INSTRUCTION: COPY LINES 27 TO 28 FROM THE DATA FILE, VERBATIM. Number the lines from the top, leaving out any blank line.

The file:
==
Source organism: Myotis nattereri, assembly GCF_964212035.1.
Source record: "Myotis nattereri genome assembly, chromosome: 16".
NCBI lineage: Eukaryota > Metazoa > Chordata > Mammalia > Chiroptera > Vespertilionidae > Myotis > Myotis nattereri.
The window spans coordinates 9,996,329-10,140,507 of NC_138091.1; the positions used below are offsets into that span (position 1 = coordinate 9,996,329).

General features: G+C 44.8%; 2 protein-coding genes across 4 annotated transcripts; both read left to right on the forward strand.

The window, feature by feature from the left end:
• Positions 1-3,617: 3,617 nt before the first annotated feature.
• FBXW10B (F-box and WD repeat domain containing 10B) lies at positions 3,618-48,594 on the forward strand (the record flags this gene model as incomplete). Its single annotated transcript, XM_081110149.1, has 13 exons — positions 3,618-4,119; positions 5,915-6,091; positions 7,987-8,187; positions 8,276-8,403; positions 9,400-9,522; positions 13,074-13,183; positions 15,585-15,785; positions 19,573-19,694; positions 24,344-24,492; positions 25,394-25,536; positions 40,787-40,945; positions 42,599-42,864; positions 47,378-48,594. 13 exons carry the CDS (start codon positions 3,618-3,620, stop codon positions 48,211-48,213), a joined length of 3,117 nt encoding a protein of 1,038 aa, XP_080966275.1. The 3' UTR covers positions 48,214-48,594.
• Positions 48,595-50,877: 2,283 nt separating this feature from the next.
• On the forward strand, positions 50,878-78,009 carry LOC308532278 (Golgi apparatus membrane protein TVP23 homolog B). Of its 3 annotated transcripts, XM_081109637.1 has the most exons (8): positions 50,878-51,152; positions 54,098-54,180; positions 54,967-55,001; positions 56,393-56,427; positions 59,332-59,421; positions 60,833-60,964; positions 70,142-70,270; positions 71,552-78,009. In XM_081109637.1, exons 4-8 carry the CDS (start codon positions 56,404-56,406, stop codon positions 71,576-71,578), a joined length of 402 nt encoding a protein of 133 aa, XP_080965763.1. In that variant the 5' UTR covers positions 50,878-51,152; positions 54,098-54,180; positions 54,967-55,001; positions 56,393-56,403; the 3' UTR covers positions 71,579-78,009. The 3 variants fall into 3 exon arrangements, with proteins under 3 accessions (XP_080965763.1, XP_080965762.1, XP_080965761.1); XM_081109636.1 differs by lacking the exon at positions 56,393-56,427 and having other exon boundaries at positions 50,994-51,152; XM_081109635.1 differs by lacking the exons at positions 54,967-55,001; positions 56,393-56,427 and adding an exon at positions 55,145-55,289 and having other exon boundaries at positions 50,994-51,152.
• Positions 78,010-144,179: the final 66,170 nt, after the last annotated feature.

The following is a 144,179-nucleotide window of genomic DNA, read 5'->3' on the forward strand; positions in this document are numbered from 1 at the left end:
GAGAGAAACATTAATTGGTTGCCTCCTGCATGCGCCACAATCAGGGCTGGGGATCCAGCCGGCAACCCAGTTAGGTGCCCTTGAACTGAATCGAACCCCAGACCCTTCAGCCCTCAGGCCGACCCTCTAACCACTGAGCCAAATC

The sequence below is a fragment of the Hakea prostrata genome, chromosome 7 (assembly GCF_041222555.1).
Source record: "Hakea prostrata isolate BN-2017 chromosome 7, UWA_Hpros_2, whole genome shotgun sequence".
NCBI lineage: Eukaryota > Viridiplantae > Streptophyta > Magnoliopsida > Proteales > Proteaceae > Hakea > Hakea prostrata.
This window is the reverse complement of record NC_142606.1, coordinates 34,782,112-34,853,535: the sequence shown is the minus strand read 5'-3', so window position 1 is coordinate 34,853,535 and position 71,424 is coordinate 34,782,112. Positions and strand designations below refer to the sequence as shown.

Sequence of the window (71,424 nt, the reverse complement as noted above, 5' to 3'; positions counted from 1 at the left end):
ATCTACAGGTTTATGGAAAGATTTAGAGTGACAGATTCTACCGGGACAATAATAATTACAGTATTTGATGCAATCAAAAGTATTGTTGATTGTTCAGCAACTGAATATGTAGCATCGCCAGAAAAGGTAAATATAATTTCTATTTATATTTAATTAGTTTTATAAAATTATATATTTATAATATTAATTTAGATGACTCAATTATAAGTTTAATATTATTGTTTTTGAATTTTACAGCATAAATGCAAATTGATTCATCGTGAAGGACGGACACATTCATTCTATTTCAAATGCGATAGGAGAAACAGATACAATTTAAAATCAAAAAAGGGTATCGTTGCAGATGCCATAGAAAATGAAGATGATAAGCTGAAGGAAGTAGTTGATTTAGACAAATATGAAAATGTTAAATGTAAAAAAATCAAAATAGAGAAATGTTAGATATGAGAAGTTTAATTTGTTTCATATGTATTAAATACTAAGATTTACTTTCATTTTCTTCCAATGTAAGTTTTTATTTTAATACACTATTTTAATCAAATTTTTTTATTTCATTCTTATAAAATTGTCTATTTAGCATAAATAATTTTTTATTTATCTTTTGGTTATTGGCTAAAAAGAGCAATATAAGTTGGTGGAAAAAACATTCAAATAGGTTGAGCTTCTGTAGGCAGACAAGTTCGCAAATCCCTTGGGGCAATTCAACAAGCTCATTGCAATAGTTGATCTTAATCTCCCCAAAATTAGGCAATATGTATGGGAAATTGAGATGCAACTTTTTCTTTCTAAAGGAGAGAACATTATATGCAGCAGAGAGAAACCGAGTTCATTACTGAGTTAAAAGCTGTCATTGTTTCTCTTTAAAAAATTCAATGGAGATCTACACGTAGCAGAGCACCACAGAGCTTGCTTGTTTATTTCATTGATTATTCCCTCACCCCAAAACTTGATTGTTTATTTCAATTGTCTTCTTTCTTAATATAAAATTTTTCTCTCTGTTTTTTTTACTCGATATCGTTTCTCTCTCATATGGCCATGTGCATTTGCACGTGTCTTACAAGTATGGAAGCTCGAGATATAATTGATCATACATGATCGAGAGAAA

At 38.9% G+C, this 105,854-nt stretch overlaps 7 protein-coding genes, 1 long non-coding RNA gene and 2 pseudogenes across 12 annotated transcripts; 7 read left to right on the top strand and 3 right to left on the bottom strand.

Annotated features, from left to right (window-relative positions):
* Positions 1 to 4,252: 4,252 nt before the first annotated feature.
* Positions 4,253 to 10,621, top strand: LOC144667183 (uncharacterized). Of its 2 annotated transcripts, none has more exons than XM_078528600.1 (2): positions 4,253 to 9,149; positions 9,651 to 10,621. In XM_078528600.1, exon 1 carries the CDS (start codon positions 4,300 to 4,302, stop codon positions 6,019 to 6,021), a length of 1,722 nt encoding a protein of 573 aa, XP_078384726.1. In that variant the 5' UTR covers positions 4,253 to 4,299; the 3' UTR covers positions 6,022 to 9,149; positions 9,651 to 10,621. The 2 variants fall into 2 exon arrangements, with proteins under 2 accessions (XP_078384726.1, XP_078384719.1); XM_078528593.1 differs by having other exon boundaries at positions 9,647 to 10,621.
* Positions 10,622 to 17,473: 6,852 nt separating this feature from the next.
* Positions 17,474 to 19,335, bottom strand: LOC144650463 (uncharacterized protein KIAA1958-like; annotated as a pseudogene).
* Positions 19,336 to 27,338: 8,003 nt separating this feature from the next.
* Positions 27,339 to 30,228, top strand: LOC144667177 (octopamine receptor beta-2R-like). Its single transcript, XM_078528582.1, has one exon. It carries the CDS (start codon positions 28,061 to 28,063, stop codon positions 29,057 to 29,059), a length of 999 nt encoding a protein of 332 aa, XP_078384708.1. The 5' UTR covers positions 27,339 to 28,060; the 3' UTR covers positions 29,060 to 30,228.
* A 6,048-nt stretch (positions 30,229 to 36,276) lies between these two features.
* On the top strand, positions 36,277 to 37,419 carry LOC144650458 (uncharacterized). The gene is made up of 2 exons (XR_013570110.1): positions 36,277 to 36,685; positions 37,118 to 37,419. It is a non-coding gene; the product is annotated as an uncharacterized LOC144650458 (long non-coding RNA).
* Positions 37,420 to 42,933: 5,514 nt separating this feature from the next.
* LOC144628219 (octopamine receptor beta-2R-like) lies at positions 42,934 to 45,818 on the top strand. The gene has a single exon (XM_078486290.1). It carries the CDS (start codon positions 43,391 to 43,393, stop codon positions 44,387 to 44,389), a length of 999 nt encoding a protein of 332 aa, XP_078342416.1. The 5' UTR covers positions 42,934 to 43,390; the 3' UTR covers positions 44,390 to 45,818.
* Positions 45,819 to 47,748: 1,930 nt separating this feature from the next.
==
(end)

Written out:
* Positions 27,339 to 30,228, top strand: LOC144667177 (octopamine receptor beta-2R-like). Its single transcript, XM_078528582.1, has one exon. It carries the CDS (start codon positions 28,061 to 28,063, stop codon positions 29,057 to 29,059), a length of 999 nt encoding a protein of 332 aa, XP_078384708.1. The 5' UTR covers positions 27,339 to 28,060; the 3' UTR covers positions 29,060 to 30,228.
* A 6,048-nt stretch (positions 30,229 to 36,276) lies between these two features.